The nation's first female prime minister retained office after smashing Rudd 71-31 in a secret ballot of the 103-member Labor caucus, although only 102 votes were ultimately cast with one member absent.
"The ballot has taken place and Julia Gillard has won the ballot 71 votes to 31," said returning officer Chris Hayes of an acrimonious row.
"I have just formally declared Julia re-elected as leader of the parliamentary Labor Party. The mood I think it is fair to say was reasonably tense," he added.
It was among the biggest-ever wins in a Labor leadership ballot.
Gillard called the vote in a bid to end a bitter standoff with her predecessor, whom she dumped as leader in 2010 in a shock party coup, and bring to a head a period of intense turmoil within Labor.
Rudd came to power in a 2007 election landslide that ended more than a decade of conservative rule, but a series of policy mis-steps saw him lose the confidence of party chiefs and he was axed for the more pragmatic Gillard.
Observers say he never forgave Gillard and he dramatically quit as foreign minister last week before announcing a challenge for the top job, believing only he could save Labor from electoral annihilation in 2013.
Moving forward, Gillard will almost certainly reshuffle her cabinet after several of her ministers came out in support of Rudd, including Resources Minister Martin Ferguson and Immigration Minister Chris Bowen.
She also has to announce a replacement for Rudd as foreign minister, with Defence Minister Stephen Smith, who preceded Rudd in the portfolio, seen as the favourite.
Rudd will now retire to the backbench and has pledged "unequivocal support" for Gillard, with both camps urging unity to try and repair the damage done to the party.
Speaking shortly before the vote, he reiterated that he would not mount another challenge if he lost.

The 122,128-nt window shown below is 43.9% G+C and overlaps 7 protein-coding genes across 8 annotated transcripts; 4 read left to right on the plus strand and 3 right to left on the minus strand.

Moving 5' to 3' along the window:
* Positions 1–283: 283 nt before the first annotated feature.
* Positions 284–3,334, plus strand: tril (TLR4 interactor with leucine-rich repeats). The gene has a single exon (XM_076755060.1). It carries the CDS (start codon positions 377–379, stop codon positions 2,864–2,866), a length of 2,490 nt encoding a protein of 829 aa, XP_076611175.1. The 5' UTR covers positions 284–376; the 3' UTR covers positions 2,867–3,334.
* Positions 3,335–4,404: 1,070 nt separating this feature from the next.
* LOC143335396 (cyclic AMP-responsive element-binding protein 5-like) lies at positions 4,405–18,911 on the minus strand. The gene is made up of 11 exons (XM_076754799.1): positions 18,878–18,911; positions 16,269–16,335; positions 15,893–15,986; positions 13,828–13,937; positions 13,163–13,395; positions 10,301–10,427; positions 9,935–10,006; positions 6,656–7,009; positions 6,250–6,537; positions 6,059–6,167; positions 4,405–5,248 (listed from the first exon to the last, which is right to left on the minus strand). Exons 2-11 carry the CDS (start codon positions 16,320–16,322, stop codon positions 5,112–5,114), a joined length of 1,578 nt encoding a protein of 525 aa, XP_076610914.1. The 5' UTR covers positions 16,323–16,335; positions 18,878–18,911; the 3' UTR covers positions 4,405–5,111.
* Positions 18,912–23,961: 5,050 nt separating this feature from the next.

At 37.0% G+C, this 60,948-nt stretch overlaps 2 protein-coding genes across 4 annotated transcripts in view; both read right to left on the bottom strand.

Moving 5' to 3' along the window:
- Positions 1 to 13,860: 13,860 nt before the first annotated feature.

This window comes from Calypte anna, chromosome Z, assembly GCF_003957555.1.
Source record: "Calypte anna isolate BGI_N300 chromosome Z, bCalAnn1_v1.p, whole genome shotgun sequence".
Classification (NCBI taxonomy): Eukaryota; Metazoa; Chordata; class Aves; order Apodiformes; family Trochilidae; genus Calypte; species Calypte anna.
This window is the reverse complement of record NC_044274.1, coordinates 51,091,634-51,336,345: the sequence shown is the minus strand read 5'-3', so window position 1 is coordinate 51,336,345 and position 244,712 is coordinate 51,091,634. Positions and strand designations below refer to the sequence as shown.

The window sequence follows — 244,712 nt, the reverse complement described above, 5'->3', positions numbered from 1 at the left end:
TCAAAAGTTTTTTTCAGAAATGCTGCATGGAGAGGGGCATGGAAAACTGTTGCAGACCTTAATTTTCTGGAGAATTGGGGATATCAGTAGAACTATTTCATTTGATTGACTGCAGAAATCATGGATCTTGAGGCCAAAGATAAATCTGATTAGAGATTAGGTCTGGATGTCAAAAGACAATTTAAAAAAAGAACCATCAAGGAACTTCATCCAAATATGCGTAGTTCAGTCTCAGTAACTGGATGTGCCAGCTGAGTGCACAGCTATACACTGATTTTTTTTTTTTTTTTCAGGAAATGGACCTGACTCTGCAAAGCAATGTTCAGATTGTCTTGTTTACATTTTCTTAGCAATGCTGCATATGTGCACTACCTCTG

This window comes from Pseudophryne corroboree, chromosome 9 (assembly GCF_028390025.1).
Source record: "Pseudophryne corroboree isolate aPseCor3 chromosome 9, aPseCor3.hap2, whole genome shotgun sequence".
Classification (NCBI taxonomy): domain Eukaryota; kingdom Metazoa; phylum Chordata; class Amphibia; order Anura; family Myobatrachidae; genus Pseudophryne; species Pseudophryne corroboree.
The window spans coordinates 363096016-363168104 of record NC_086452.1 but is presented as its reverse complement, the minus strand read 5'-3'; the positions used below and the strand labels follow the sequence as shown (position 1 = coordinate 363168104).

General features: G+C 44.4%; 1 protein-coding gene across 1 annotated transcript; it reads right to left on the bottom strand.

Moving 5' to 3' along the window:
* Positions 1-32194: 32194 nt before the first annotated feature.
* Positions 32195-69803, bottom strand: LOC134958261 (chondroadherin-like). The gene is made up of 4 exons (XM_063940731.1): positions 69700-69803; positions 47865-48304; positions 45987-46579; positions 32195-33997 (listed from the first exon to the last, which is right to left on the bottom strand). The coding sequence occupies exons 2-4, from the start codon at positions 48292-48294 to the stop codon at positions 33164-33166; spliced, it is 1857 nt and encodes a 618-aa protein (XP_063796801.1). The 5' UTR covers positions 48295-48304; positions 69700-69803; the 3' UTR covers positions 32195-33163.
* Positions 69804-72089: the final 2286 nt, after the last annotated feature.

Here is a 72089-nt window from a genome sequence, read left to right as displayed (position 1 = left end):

"I won't be initiating any (further) challenge against Julia," said Rudd, who has been subjected to scathing criticism from fellow ministers who have described him as "dysfunctional".
Yet Rudd remains popular outside the caucus, with his resounding defeat coming as a Newspoll for The Australian, taken over the weekend, showed 53 percent of voters favour him as prime minister to Gillard's 28 percent.
Rudd is also far more popular than opposition leader Tony Abbott, with the poll of 620 people showing 53 percent think he would be a better prime minister to Abbott's 34 percent.
Support for Gillard, meanwhile, has declined, with her satisfaction rating falling from 32 percent to 26 percent in the past fortnight.
But in a glimmer of hope for Labor, backing for the party is at its highest in 12 months, rising three points to 35 percent from two weeks ago compared to the conservative coalition, which is steady at 45 percent.
While Labor has vowed unity after vote, the poor polling of Gillard saw staunch Rudd supporter, backbencher Doug Cameron, warn of a second leadership challenge within months unless her standing with voters improves.
"If ... we end up in the same position as we are now, in terms of the polls in several months time, then my view is the same people who installed Julia Gillard will be looking for a candidate to replace Julia Gillard," he said.
Others have downplayed this scenario and urged all Labor members to get behind Gillard.
"We have to get on with the job of being united and running the country," Smith told Sky News.